Don't get depressed by your earnings numbers. You may indeed come up with a best-seller, and you may make some serious money in sales and speaking engagements, but there's always a chance that won't happen. The bookselling business is notoriously difficult, and that fact is largely obscured by the huge operations at mainstream publishing houses, which create the illusion of a profitable industry to the uninitiated. Do what you can to promote your book, but don't be thrown off if the numbers start off at a trickle at first. Remember, some books that become blockbuster best-sellers over several years' time start out fairly anemic. So, steel your nerves for a slow start, just in case... If you gauge your success only by how much money you make or how often your name shows up in Google, you may develop even more of an inferiority complex than you had when all you had to show for your writing was a drawer full of rejection slips. So, don't let slow sales get to you at first.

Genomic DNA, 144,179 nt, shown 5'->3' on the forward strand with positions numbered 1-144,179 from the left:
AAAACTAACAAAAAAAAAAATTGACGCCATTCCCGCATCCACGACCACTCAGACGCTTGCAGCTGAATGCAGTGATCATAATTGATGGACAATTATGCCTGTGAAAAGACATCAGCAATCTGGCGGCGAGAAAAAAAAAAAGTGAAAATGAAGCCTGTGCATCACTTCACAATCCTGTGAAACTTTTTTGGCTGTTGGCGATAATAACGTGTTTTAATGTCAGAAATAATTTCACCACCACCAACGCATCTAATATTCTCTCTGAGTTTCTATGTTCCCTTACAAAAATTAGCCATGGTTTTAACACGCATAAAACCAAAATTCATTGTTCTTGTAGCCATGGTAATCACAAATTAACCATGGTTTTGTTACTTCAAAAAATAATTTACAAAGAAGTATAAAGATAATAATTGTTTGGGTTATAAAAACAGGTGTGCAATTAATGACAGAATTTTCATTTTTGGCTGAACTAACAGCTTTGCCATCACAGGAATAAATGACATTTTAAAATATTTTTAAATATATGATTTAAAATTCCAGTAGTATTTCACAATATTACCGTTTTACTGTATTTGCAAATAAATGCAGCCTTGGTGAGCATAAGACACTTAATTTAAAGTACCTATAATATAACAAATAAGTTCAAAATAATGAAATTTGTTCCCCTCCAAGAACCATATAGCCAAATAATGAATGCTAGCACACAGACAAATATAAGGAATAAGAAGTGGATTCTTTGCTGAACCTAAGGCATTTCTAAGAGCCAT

Just as importantly, be prepared to be successful! There's nothing worse than having a big hit on your hands and not being prepared to follow through on the invitations to television appearances and radio interviews and all the publicity activities that go along with a hot new project that everybody's very excited about. So, make sure your calendar is pretty flexible around the time that you're doing your book launch -- and be prepared to follow through. Be clear about what you will and will not do -- how far you're willing to travel, when you're prepared to make appearances, etc.

Bottom line is, as an indie publisher, anything can happen -- which can be the best thing in the world, or the worst thing! If you have a plan and you stick to it, that can simplify things a great deal and get you to your publishing and publicity goals.